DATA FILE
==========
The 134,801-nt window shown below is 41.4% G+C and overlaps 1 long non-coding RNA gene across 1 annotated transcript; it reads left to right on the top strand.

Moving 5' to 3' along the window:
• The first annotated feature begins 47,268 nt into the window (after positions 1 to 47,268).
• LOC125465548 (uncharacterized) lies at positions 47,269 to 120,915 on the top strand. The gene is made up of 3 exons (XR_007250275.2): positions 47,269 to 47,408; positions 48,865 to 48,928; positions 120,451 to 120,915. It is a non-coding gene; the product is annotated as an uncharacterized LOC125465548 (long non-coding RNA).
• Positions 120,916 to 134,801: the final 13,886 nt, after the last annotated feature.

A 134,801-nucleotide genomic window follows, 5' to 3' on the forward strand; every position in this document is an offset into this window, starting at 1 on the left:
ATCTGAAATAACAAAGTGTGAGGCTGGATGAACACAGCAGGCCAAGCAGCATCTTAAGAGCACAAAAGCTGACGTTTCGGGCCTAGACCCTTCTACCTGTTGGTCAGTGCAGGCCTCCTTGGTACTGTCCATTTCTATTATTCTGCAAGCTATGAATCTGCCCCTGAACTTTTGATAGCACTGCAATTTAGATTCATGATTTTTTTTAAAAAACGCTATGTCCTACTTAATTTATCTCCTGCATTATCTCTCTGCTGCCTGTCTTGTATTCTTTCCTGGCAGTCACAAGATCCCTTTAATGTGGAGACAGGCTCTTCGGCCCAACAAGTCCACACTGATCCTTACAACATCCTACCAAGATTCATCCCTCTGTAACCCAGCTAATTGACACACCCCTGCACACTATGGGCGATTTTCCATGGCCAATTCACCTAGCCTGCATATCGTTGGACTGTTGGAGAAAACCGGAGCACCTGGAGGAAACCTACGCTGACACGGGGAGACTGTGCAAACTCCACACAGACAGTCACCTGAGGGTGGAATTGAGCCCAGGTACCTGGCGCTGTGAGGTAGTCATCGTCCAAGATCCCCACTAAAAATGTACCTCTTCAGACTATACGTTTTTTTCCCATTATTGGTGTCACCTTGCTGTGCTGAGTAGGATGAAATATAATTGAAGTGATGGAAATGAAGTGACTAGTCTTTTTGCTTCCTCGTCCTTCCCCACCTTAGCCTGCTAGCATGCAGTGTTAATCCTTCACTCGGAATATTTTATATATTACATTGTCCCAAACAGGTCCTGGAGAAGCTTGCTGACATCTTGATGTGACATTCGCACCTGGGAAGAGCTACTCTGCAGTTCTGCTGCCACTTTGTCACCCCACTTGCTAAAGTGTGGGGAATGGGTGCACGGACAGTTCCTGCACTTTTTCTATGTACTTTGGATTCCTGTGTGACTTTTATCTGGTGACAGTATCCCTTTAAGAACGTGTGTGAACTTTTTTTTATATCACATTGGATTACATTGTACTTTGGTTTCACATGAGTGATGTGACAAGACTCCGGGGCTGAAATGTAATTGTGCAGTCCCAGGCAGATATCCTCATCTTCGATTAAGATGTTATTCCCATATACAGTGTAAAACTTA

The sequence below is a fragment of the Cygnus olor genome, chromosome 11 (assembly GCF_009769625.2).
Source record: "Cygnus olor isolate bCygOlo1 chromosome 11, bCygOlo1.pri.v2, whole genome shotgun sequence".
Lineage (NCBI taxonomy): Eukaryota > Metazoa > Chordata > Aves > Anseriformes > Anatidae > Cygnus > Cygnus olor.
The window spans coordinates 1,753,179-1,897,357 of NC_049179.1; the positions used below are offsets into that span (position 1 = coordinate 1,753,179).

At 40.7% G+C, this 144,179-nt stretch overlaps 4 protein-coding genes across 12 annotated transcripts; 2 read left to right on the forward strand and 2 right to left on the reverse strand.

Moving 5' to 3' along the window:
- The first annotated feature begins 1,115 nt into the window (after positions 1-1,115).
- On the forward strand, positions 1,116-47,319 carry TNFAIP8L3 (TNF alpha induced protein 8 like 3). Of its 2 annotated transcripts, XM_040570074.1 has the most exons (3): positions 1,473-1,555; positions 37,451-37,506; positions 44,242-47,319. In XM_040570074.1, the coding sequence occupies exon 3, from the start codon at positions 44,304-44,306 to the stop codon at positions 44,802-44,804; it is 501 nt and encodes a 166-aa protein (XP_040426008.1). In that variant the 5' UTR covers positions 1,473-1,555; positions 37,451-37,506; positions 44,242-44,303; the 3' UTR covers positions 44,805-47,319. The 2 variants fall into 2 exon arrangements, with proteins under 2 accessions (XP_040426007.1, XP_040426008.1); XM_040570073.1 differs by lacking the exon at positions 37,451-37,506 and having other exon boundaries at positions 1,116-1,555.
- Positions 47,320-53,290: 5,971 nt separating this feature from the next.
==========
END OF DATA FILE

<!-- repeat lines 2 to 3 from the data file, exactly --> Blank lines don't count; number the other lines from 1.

Moving 5' to 3' along the window:
• The first annotated feature begins 47,268 nt into the window (after positions 1 to 47,268).